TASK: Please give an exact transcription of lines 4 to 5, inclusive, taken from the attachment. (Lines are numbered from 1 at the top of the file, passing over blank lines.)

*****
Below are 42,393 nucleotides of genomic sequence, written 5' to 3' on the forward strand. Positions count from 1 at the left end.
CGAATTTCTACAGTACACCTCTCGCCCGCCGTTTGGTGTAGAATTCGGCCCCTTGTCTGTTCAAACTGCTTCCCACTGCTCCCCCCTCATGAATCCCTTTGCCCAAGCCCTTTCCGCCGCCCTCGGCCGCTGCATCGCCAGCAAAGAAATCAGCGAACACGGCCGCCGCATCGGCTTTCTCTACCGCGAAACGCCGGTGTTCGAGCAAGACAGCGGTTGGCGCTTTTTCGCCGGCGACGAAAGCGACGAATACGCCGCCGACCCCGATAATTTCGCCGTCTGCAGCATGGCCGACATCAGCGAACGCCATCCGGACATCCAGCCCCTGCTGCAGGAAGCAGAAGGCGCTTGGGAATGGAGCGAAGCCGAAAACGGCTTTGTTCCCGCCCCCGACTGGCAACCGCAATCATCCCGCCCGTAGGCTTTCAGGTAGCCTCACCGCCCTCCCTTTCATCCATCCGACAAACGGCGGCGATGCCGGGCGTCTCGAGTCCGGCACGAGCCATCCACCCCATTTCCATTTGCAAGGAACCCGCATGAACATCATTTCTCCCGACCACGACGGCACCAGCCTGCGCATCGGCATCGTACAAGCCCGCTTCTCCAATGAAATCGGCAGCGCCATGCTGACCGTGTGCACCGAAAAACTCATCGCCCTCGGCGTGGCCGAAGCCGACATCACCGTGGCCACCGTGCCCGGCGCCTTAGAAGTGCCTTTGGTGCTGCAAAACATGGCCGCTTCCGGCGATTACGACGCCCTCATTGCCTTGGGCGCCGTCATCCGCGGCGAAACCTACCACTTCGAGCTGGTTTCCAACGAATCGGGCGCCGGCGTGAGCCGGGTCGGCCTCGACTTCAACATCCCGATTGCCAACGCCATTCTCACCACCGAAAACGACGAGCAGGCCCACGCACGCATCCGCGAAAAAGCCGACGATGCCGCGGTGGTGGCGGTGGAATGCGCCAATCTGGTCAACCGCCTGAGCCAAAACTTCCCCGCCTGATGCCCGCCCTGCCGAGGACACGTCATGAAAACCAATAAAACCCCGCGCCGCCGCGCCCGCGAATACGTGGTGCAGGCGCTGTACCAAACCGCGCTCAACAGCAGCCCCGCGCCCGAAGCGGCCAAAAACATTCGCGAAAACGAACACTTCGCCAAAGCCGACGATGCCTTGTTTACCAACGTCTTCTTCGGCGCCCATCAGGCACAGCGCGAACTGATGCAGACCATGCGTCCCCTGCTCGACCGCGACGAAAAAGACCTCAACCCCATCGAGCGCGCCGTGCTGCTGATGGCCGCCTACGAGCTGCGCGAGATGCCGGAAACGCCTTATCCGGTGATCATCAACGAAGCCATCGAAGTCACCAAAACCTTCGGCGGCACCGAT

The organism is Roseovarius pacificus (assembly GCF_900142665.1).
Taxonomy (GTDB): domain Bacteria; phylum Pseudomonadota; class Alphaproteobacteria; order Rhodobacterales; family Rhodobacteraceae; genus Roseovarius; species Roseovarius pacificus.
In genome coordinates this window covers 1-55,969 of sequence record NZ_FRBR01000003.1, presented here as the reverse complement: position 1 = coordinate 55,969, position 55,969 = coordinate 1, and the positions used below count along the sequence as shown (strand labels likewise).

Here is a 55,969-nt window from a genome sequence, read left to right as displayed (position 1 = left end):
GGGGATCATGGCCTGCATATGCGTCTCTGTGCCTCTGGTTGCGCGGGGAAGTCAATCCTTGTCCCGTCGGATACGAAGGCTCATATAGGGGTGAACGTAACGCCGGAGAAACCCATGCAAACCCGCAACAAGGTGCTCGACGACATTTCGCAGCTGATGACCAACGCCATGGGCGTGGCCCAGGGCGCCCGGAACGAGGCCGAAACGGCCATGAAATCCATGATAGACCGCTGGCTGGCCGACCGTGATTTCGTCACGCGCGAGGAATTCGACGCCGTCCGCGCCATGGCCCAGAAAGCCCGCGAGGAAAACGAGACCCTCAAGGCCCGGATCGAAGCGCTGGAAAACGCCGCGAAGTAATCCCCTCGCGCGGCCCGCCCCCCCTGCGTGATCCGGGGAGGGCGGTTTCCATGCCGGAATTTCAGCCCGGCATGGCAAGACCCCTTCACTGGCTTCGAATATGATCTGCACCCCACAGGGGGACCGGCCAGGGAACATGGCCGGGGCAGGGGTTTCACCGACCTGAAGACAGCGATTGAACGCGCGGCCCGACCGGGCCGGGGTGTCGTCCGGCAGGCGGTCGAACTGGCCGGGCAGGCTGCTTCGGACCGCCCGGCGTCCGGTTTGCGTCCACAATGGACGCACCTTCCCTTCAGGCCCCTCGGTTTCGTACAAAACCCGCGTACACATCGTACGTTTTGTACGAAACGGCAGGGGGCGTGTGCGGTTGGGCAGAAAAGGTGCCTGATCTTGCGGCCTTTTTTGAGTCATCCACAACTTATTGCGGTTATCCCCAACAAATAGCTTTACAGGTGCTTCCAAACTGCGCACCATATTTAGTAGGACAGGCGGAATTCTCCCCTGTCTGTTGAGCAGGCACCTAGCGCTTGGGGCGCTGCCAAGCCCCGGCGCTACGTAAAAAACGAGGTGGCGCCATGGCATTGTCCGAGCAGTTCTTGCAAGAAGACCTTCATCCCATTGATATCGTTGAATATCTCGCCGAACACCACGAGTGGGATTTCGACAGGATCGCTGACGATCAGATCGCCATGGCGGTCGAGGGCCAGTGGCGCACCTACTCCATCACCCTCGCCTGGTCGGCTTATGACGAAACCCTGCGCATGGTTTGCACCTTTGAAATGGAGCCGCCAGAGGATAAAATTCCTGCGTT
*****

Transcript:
Taxonomy (GTDB): domain Bacteria; phylum Pseudomonadota; class Alphaproteobacteria; order Rhodobacterales; family Rhodobacteraceae; genus Roseovarius; species Roseovarius pacificus.
In genome coordinates this window covers 1-55,969 of sequence record NZ_FRBR01000003.1, presented here as the reverse complement: position 1 = coordinate 55,969, position 55,969 = coordinate 1, and the positions used below count along the sequence as shown (strand labels likewise).